The New York Academy of Sciences


Brett Abrahams, PhD

Albert Einstein College of Medicine

Dr. Abrahams is interested in understanding relationships between disorders of human cognition and interplay between genes known to modulate risk. He received his Ph.D. in Neuroscience within the Center for Molecular Medicine and Therapeutics at the University of British Columbia in Vancouver, Canada. He later carried out postdoctoral training within the Neurogenetics program at the University of California, Los Angeles. Dr. Abrahams joined the Department of Genetics at Einstein this past summer and holds a cross appointment in Neuroscience. He has published widely in journals including Nature, NEJM, PLoS Genetics, and PNAS and currently serves on the Gene Advisory Board for the Simons Foundation Autism Research Initiative.

Ami Klin, PhD

Yale University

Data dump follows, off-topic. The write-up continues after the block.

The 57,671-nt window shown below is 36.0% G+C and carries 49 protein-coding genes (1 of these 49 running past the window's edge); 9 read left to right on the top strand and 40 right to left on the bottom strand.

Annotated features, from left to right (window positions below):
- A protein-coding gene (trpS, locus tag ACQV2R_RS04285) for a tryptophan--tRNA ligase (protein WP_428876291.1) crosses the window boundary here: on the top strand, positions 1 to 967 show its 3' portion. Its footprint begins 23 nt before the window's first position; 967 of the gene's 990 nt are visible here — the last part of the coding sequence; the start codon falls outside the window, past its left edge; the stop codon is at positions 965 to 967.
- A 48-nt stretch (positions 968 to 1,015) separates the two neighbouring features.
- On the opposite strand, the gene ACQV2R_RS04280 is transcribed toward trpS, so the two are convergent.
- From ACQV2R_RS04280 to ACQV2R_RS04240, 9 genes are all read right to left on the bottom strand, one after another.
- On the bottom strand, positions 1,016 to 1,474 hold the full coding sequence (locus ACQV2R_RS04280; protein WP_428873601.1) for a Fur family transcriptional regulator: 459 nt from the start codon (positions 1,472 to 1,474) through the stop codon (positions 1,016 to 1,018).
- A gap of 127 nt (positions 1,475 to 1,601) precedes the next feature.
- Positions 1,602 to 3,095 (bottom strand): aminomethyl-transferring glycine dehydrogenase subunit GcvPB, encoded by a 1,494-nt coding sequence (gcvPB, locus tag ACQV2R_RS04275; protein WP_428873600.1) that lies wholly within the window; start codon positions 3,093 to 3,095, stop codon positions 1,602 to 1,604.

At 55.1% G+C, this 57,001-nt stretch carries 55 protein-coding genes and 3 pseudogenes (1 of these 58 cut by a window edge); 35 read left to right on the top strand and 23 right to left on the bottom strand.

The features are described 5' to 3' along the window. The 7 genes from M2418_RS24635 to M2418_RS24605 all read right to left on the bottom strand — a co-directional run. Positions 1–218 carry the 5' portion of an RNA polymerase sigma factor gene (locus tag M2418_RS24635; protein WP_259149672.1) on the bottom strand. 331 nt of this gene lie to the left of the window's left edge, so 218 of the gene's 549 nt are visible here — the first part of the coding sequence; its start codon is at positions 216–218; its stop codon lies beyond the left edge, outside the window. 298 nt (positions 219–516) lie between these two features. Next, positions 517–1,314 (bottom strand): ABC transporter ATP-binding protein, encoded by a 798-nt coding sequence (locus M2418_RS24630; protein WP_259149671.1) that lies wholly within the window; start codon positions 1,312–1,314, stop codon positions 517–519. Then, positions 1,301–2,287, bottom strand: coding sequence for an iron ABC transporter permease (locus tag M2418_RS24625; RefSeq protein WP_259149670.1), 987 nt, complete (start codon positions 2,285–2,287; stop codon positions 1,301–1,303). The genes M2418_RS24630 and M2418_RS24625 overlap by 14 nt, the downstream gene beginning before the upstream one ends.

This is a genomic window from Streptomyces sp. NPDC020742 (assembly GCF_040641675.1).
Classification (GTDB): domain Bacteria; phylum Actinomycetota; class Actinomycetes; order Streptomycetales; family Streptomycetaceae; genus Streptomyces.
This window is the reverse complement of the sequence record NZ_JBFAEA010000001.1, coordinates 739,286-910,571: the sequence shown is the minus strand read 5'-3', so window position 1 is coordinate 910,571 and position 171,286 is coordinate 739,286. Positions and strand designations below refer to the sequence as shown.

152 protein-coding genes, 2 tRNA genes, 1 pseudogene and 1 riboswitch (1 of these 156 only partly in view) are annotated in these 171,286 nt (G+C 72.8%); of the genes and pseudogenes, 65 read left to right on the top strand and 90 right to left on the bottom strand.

Ami Klin, Ph.D. is the Harris Professor of Child Psychology and Psychiatry at the Yale Child Study Center, Yale University School of Medicine. He obtained his Ph.D. from the University of London, and completed clinical and research post-doctoral fellowships at the Yale Child Study Center. He directs the Autism Program at Yale, which is one of the designated National Institutes of Health Autism Centers of Excellence. Dr. Klin's primary research activities focus on the social mind and the social brain, and on aspects of autism from infancy through adulthood. These studies include novel techniques such as the eye-tracking laboratories co-directed with Warren Jones, which allow researchers to see the world through the eyes of individuals with autism. These techniques are now being applied in the screening of babies at risk for autism in the Simons Laboratory of Social Neuroscience in Infancy. Beginning in 2011, Dr. Klin will lead an initiative to deploy cognitive science methods in high throughput screening for autism in infants in Atlanta. This initiative is a collaboration between the Marcus Autism Center, Children's Healthcare of Atlanta, and Emory University Department of Pediatrics.